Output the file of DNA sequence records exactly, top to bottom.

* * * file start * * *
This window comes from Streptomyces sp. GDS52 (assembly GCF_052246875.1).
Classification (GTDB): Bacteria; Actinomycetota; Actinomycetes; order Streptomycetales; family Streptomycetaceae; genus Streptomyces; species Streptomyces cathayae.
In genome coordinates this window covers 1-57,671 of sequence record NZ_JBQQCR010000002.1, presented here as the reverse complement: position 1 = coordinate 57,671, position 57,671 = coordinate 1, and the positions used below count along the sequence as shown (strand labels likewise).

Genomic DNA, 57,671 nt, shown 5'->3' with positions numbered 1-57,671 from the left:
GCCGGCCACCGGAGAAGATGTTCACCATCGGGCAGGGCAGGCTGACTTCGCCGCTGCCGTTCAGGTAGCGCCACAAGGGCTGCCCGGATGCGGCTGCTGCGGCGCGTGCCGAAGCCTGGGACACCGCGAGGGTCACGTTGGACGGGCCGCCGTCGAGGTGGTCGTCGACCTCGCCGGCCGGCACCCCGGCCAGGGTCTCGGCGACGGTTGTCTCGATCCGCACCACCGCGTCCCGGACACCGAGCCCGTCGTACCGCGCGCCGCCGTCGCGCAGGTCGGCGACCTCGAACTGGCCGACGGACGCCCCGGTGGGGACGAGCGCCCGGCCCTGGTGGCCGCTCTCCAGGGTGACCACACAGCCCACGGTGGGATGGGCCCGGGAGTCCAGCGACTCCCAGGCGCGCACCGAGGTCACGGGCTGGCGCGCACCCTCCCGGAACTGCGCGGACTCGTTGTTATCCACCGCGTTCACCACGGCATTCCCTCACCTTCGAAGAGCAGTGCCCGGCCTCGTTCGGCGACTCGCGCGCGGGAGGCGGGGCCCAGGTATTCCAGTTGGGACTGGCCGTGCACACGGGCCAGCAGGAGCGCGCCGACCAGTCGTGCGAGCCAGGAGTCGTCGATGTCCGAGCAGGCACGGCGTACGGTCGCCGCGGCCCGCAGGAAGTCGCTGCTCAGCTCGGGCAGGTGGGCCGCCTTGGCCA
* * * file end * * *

This window comes from Streptomyces sp. GDS52 (assembly GCF_052246875.1).
Classification (GTDB): Bacteria; Actinomycetota; Actinomycetes; order Streptomycetales; family Streptomycetaceae; genus Streptomyces; species Streptomyces cathayae.
In genome coordinates this window covers 1-57,671 of sequence record NZ_JBQQCR010000002.1, presented here as the reverse complement: position 1 = coordinate 57,671, position 57,671 = coordinate 1, and the positions used below count along the sequence as shown (strand labels likewise).

Genomic DNA, 57,671 nt, shown 5'->3' with positions numbered 1-57,671 from the left:
GCCGGCCACCGGAGAAGATGTTCACCATCGGGCAGGGCAGGCTGACTTCGCCGCTGCCGTTCAGGTAGCGCCACAAGGGCTGCCCGGATGCGGCTGCTGCGGCGCGTGCCGAAGCCTGGGACACCGCGAGGGTCACGTTGGACGGGCCGCCGTCGAGGTGGTCGTCGACCTCGCCGGCCGGCACCCCGGCCAGGGTCTCGGCGACGGTTGTCTCGATCCGCACCACCGCGTCCCGGACACCGAGCCCGTCGTACCGCGCGCCGCCGTCGCGCAGGTCGGCGACCTCGAACTGGCCGACGGACGCCCCGGTGGGGACGAGCGCCCGGCCCTGGTGGCCGCTCTCCAGGGTGACCACACAGCCCACGGTGGGATGGGCCCGGGAGTCCAGCGACTCCCAGGCGCGCACCGAGGTCACGGGCTGGCGCGCACCCTCCCGGAACTGCGCGGACTCGTTGTTATCCACCGCGTTCACCACGGCATTCCCTCACCTTCGAAGAGCAGTGCCCGGCCTCGTTCGGCGACTCGCGCGCGGGAGGCGGGGCCCAGGTATTCCAGTTGGGACTGGCCGTGCACACGGGCCAGCAGGAGCGCGCCGACCAGTCGTGCGAGCCAGGAGTCGTCGATGTCCGAGCAGGCACGGCGTACGGTCGCCGCGGCCCGCAGGAAGTCGCTGCTCAGCTCGGGCAGGTGGGCCGCCTTGGCCA